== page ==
Quiz: How to determine your career path – Metro US

Quiz: How to determine your career path

If you don’t know exactly where to go when you leave high school, you’re not alone.

“Career development is a journey and some move along that journey more quickly than others. But for everyone it involves developing yourself personally, socially and academically in the area of work which you choose,” says Rola AbiHanna, guidance consultant with the Nova Scotia Department of Education in Halifax.

But the message is clear for anyone graduating from high school: A good education or training is essential in today’s competitive job market.

Here’s a quiz to help you determine what post-secondary route might best suit your circumstances, strengths and needs. For each of the following questions, select the answer A, B or C that describes you best.

A) Your parents have contributed to an education fund or you qualify for scholarships.
B) You have savings from a part-time job and can live at home.
C) You have some funds reserved for necessary job training.

A) You got mostly A’s and B’s in high school, are studious, love to read and have strong problem-solving skills.
B) You did fine in high school but prefer less emphasis on academic achievements.
C) You may have done well academically in high school but your passion is using other talents such as working with your hands.

A) You’re adventurous and want to move away from home.
B) You need to stay close to home for personal reasons.
C) You don’t care where you have to move to complete your chosen program.

A) You expect your education will eventually give you an edge in terms of earning power.
B) You hope your education will provide a secure job, albeit perhaps not the best paying.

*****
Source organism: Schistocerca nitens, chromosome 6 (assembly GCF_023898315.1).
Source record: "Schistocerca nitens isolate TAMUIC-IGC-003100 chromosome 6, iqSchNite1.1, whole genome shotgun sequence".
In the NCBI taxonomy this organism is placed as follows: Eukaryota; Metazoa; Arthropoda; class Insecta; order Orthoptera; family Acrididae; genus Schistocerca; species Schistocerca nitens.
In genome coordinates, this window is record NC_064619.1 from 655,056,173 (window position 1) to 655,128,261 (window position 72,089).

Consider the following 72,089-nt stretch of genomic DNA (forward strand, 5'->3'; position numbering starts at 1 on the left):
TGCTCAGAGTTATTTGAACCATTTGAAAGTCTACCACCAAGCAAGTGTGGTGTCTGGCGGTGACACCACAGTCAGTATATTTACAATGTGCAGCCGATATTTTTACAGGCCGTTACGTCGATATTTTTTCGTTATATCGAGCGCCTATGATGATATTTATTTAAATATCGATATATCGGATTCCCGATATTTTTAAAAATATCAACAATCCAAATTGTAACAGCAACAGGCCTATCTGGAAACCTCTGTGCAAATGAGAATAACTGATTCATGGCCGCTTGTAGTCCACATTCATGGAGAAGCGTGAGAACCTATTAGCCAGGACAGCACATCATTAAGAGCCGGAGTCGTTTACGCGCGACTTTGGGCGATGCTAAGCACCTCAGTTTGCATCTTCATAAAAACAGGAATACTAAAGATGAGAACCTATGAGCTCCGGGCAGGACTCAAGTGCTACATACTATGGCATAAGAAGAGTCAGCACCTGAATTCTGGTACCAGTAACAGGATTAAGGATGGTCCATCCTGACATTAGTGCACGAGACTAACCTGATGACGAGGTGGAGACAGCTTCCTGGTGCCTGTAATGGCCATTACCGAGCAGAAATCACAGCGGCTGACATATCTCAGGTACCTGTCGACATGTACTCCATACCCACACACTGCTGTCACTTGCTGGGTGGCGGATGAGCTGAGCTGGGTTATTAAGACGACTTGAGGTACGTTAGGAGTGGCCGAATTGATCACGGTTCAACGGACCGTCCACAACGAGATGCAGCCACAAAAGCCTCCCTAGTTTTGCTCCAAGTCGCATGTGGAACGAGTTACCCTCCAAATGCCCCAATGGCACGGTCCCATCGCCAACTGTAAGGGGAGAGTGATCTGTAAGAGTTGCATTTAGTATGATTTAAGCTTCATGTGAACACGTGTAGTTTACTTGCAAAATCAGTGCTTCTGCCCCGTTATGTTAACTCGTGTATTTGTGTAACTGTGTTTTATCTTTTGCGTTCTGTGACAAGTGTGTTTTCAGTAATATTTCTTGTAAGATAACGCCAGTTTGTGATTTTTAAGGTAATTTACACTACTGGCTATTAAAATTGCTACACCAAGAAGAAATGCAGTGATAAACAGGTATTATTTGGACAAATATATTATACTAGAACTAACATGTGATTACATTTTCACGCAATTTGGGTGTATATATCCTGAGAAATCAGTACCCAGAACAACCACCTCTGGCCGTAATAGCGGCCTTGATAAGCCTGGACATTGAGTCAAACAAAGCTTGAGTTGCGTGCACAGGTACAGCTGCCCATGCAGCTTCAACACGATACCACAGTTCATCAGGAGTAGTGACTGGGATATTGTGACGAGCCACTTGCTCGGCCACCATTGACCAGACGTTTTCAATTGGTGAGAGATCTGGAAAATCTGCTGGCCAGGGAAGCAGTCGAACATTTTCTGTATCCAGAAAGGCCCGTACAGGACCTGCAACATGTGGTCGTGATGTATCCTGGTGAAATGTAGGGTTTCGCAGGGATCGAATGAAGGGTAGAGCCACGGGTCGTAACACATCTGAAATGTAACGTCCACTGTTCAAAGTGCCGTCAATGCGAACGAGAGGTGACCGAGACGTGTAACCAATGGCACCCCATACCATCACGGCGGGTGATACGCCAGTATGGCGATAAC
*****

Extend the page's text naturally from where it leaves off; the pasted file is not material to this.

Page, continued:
C) Your main goal is to develop skills that are marketable and perhaps portable.

A) Your slate is clear so you can devote all your time to educational pursuits.
B) You have a part-time day job so taking night courses would best fit your schedule.
C) You may already be working in a particular field but need more training for accreditation.

A) You prefer a theoretical approach to learning.
B) You don’t mind some theory but need some practical knowledge as well.
C) You thrive in a hands-on learning environment.

A) There’s no doubt in your mind that you want to get that degree.
B) Your heart is set on a specific area, and it doesn’t matter much what route you take.
C) You need training in a particular field.

A) Large classes don’t bother you. In fact, they give you a chance to meet other students and to exchange ideas.
B) You prefer small classes where professors can deal with you on a one-on-one basis.
C) Class size does not enter into the equation as you expect most of your time in a post-secondary institution will consist of hands-on training.


If you answered mostly A’s
University may be in your future. Universities offer a solid theoretical education and varied social experiences. While they can be expensive, you may be eligible for bursaries, scholarships and/or student loans.

If you answered mostly B’s
You might be a great candidate for community college. Hands-on training is the driver here. The cost is usually lower than university, and small classes allow professors to better communicate. Optional night courses and distance learning might allow you to have a day job. Many colleges are becoming finishing schools. You get a university degree, then take post-graduate training at a college in a specific field.

If you answered mostly C’s
Your best bet might be a career or technical college. These privately owned schools offer shorter-term programs so they are a good bet if you know exactly what you want to do career-wise, and you’re willing to pay for it (career colleges can be expensive). Trades can be lucrative and rewarding, not to mention portable and usually in demand.